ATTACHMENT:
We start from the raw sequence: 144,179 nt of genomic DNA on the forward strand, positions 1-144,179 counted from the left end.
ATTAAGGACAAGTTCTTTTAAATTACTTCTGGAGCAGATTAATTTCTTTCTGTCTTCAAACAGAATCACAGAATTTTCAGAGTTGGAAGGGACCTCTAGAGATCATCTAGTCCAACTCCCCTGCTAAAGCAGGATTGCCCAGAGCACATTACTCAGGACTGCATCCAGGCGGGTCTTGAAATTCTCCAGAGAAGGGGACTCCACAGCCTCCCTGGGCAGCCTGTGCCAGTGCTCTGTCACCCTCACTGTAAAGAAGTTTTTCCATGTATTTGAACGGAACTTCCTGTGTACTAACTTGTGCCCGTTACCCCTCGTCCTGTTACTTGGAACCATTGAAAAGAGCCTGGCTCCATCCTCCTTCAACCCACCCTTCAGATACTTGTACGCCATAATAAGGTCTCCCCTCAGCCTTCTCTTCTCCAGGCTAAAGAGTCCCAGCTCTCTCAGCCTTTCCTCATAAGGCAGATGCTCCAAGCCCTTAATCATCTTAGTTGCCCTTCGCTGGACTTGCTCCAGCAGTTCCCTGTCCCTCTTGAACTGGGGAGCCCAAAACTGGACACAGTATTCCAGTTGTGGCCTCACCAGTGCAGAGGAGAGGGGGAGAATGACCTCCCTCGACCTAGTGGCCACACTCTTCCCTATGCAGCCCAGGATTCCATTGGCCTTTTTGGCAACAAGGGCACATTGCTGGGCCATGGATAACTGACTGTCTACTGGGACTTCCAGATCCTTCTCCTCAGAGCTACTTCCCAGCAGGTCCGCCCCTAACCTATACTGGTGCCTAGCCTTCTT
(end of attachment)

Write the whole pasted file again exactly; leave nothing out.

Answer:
We start from the raw sequence: 144,179 nt of genomic DNA on the forward strand, positions 1-144,179 counted from the left end.
ATTAAGGACAAGTTCTTTTAAATTACTTCTGGAGCAGATTAATTTCTTTCTGTCTTCAAACAGAATCACAGAATTTTCAGAGTTGGAAGGGACCTCTAGAGATCATCTAGTCCAACTCCCCTGCTAAAGCAGGATTGCCCAGAGCACATTACTCAGGACTGCATCCAGGCGGGTCTTGAAATTCTCCAGAGAAGGGGACTCCACAGCCTCCCTGGGCAGCCTGTGCCAGTGCTCTGTCACCCTCACTGTAAAGAAGTTTTTCCATGTATTTGAACGGAACTTCCTGTGTACTAACTTGTGCCCGTTACCCCTCGTCCTGTTACTTGGAACCATTGAAAAGAGCCTGGCTCCATCCTCCTTCAACCCACCCTTCAGATACTTGTACGCCATAATAAGGTCTCCCCTCAGCCTTCTCTTCTCCAGGCTAAAGAGTCCCAGCTCTCTCAGCCTTTCCTCATAAGGCAGATGCTCCAAGCCCTTAATCATCTTAGTTGCCCTTCGCTGGACTTGCTCCAGCAGTTCCCTGTCCCTCTTGAACTGGGGAGCCCAAAACTGGACACAGTATTCCAGTTGTGGCCTCACCAGTGCAGAGGAGAGGGGGAGAATGACCTCCCTCGACCTAGTGGCCACACTCTTCCCTATGCAGCCCAGGATTCCATTGGCCTTTTTGGCAACAAGGGCACATTGCTGGGCCATGGATAACTGACTGTCTACTGGGACTTCCAGATCCTTCTCCTCAGAGCTACTTCCCAGCAGGTCCGCCCCTAACCTATACTGGTGCCTAGCCTTCTT